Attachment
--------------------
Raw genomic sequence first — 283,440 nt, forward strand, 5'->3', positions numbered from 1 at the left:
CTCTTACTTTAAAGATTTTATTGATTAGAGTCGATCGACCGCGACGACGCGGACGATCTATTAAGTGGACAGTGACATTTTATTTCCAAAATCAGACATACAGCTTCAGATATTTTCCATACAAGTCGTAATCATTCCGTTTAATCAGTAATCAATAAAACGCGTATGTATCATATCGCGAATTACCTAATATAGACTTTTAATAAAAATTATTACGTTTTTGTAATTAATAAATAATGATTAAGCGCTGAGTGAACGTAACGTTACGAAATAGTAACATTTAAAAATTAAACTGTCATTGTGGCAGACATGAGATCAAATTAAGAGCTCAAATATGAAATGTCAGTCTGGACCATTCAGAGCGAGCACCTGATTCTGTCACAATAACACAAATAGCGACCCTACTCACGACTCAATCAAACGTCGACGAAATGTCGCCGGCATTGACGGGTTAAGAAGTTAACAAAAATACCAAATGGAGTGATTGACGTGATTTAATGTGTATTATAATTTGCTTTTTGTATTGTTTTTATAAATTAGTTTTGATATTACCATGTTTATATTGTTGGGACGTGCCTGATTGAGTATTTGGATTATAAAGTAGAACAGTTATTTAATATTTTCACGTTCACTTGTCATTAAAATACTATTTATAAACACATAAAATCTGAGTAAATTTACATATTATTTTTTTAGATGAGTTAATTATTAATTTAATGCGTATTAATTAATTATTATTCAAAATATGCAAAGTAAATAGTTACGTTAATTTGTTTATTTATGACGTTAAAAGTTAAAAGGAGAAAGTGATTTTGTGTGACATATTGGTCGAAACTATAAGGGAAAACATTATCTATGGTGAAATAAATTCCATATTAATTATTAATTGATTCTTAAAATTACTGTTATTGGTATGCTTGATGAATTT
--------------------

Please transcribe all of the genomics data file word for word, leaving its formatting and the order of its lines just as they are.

Raw genomic sequence first — 283,440 nt, forward strand, 5'->3', positions numbered from 1 at the left:
CTCTTACTTTAAAGATTTTATTGATTAGAGTCGATCGACCGCGACGACGCGGACGATCTATTAAGTGGACAGTGACATTTTATTTCCAAAATCAGACATACAGCTTCAGATATTTTCCATACAAGTCGTAATCATTCCGTTTAATCAGTAATCAATAAAACGCGTATGTATCATATCGCGAATTACCTAATATAGACTTTTAATAAAAATTATTACGTTTTTGTAATTAATAAATAATGATTAAGCGCTGAGTGAACGTAACGTTACGAAATAGTAACATTTAAAAATTAAACTGTCATTGTGGCAGACATGAGATCAAATTAAGAGCTCAAATATGAAATGTCAGTCTGGACCATTCAGAGCGAGCACCTGATTCTGTCACAATAACACAAATAGCGACCCTACTCACGACTCAATCAAACGTCGACGAAATGTCGCCGGCATTGACGGGTTAAGAAGTTAACAAAAATACCAAATGGAGTGATTGACGTGATTTAATGTGTATTATAATTTGCTTTTTGTATTGTTTTTATAAATTAGTTTTGATATTACCATGTTTATATTGTTGGGACGTGCCTGATTGAGTATTTGGATTATAAAGTAGAACAGTTATTTAATATTTTCACGTTCACTTGTCATTAAAATACTATTTATAAACACATAAAATCTGAGTAAATTTACATATTATTTTTTTAGATGAGTTAATTATTAATTTAATGCGTATTAATTAATTATTATTCAAAATATGCAAAGTAAATAGTTACGTTAATTTGTTTATTTATGACGTTAAAAGTTAAAAGGAGAAAGTGATTTTGTGTGACATATTGGTCGAAACTATAAGGGAAAACATTATCTATGGTGAAATAAATTCCATATTAATTATTAATTGATTCTTAAAATTACTGTTATTGGTATGCTTGATGAATTT